The Sheik (1921)
Rudolph Valentino as Sheik Ahmed Ben Hassan
Mr. Wu (1927)
Lon Chaney as Mr.Wu
Renee Adoree as Wu Nang Ping
The stereotype that men and women of Asian descent were incapable of creating complex and subtle characters in film (not to mention their inability to speak English well) was once again recirculated. Many actors who went into film after the decline of vaudeville in the 1930s (such as Lee Tung Foo, Lady Tsen Mei, and Harry Gee Haw) participated in creating those same stereotypes that their work in vaudeville had confounded. [Krystyn R. Moon]
The Mysterious Dr. Fu Manchu
The Return of Dr. Fu Manchu
Daughter of the Dragon
Warner Oland as Fu Manchu
It’s no secret that Hollywood simply did not (or could not) feature non-Caucasian actors in anything but stereotypical roles during the Golden Age. African-American actors were Mammies or Stepin Fetchits, Latino-American actors were Mexican bandits or hot-blooded ‘bad’ girls. Asian-Americans fared the worst. Either Caucasian actors stole their roles by having their eyes taped back to make them slanted, or real Asians were cast as pidgin-English speaking houseboys and laundresses, Fu Manchus or Evil Empresses...when they appeared at all. Daughter of the Dragon (1931) is a strange hybrid of Caucasians playing Asians and genuine Asian actors. It features the worst of Hollywood stereotypes but it also featured the beautiful and talented Anna May Wong. [Source]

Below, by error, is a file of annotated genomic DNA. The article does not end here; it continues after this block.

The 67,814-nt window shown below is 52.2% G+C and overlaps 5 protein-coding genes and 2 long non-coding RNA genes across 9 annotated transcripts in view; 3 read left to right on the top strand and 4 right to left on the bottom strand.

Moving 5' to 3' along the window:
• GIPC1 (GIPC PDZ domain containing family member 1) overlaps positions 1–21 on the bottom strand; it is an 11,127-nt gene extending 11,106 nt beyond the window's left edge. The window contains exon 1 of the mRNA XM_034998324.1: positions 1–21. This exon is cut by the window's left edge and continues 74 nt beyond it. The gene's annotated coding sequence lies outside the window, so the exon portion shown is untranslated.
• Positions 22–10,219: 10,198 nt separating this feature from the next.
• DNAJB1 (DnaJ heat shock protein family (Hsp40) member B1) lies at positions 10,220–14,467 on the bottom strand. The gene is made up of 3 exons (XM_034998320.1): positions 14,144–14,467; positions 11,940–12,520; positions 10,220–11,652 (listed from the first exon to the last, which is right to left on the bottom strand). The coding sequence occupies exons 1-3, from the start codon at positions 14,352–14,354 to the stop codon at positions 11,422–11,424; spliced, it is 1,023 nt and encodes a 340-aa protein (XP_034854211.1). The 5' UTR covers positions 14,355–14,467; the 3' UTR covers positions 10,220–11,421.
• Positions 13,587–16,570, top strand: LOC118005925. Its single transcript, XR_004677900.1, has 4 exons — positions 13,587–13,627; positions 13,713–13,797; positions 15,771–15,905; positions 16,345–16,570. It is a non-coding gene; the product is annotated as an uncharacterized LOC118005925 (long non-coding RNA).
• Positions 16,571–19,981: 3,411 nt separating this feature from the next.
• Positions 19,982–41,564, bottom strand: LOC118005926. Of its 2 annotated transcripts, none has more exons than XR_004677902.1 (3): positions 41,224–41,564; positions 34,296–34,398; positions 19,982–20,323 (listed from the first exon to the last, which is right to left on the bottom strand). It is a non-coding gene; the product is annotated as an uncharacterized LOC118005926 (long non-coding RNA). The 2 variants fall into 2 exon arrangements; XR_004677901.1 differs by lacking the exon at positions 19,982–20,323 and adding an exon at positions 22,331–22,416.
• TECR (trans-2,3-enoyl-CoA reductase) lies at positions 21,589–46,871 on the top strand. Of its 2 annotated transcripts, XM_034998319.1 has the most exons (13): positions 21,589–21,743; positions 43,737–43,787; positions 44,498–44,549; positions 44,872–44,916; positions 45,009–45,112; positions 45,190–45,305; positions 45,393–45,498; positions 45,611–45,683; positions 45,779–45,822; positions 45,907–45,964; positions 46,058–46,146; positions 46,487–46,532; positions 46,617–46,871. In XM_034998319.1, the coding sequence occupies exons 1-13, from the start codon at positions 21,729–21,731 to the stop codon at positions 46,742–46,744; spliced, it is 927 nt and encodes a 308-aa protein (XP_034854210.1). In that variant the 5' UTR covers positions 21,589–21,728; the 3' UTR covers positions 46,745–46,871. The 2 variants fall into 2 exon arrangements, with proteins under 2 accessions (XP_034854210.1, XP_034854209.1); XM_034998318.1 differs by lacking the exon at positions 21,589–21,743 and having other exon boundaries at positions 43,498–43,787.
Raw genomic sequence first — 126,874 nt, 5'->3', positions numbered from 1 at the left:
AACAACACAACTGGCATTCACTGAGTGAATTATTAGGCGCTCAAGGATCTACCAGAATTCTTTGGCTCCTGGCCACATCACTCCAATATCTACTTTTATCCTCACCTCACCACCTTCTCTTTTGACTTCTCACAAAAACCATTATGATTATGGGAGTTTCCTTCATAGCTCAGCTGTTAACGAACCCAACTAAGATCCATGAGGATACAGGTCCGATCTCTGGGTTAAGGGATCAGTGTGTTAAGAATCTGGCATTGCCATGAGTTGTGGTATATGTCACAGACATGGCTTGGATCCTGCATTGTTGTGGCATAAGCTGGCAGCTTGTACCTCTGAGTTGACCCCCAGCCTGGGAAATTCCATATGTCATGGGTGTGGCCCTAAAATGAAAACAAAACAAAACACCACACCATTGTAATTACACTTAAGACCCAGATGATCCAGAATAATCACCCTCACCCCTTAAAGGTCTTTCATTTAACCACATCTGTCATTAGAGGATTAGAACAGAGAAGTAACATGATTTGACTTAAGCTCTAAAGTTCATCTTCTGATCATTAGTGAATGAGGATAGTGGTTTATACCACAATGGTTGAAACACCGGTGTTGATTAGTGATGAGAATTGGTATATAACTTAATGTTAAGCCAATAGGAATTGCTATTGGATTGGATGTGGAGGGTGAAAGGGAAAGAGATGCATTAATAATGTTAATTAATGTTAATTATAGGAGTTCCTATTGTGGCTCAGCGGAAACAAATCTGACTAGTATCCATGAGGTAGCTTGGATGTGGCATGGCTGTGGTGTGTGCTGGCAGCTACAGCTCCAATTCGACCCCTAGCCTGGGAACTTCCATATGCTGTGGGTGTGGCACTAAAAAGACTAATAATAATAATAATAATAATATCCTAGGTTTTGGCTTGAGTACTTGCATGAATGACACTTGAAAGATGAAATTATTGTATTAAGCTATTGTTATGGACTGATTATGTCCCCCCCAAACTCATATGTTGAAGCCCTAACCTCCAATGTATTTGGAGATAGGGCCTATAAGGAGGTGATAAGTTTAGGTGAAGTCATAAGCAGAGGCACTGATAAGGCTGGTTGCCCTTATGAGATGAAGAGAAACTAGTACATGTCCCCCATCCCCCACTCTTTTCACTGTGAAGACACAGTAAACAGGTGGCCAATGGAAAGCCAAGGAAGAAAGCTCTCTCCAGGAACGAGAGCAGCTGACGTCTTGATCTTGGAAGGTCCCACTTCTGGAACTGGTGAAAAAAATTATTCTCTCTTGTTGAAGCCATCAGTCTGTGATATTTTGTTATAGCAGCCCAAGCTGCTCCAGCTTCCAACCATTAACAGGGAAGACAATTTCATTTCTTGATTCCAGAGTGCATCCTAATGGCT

Charlie Chan Carries On (1931)
Charlie Chan at the Circus
Charlie Chan in London
Charlie Chan in Paris
Charlie Chan in Egypt
Charlie Chan in Shanghai (1935)
Warner Oland as Charlie Chan
The Mask of Fu Manchu (1932)
Boris Karloff as Fu Manchu
The Mask of Fu Manchi (1932)
Myrna Loy as Fah Lo See
The Hatchet Man (1932)
Edward G. Robinson as Wong Low Get
J. Carrol Naish as Sun Yat Ming
Loretta Young as Sun Toya San
Dudley Digges as Nog Hong Fah
Leslie Fenton as Harry En Hai
Edmund Breese as Yu Chang
Tully Marshall as Long Sen Yat
Makeup artists had noticed that audiences were more likely to reject Western actors in Asian disguise if the faces of actual Asians were in near proximity. Rather than cast the film with all Asian actors, which would have then meant no star names to attract American audiences, studios simply eliminated most of the Asian actors from the cast. [Source]
Shanghai Express (1932)
Warner Oland as Henry Chang
The Bitter Tea of General Yen (1933)
Nils Asner as General Yen